Scientists have developed a nanosensor for the quick detection of cancers through a simple blood test.
A technique developed at Yale University in the United States allows scientists to "detect tiny amounts of cancer biomarkers in a small volume of whole blood in just 20 minutes," according to the report in the journal Nature Nanotechnology.
The researchers add that the findings could "dramatically simplify the way physicians test for biomarkers of cancer and other diseases."
The device acts as a filter catching cancer biomarkers, in this case for prostate and breast cancers, on a chip while washing away the rest of the blood.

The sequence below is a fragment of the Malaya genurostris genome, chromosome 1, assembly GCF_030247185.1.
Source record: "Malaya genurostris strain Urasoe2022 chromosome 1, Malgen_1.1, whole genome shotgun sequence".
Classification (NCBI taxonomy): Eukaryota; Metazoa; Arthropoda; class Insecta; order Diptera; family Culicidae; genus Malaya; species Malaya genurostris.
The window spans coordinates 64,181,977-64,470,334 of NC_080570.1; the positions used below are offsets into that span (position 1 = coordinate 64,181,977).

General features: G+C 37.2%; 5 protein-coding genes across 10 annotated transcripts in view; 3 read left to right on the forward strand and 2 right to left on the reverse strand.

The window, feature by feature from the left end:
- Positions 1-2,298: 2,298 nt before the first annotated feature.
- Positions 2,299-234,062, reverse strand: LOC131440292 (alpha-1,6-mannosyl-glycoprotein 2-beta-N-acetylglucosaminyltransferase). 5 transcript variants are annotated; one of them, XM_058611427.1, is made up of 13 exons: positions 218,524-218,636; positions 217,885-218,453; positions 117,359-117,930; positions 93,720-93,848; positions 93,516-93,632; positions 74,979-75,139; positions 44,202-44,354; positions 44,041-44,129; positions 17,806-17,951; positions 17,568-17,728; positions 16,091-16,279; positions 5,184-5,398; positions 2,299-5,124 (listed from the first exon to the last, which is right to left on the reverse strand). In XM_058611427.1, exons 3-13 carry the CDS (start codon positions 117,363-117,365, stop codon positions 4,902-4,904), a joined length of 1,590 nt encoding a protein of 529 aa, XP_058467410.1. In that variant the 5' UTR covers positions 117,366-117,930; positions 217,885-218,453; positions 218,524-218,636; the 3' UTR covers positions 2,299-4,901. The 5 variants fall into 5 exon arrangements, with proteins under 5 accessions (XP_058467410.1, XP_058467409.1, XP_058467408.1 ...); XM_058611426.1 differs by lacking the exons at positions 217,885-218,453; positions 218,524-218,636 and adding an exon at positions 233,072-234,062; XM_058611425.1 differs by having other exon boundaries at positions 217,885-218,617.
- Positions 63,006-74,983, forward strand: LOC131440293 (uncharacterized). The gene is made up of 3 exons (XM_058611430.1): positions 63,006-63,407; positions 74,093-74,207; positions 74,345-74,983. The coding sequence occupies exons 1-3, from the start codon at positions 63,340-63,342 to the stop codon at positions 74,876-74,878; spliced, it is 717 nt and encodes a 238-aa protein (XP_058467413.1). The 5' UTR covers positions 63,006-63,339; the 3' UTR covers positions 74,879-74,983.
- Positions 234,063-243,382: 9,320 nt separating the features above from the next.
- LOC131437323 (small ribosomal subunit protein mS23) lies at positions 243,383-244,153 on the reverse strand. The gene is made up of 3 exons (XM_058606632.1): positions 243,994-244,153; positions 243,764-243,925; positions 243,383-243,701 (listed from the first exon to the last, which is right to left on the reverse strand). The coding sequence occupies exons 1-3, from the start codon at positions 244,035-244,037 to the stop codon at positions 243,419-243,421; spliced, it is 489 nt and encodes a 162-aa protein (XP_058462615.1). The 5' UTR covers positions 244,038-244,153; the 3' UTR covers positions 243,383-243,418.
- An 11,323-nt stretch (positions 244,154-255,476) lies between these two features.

This allows for detection of extremely small concentrations on the order of picograms (a trillionth of a gram) per millilitre of blood, they say.
"This is the equivalent of being able to detect the concentration of a single grain of salt dissolved in a large swimming pool."
Current cancer tests take several days, but the new device is able to read out biomarker concentrations in a just a few minutes.
"Doctors could have these small, portable devices in their offices and get nearly instant readings," says Tarek Fahmy, one of the leaders of the research team. "They could also carry them into the field and test patients on site."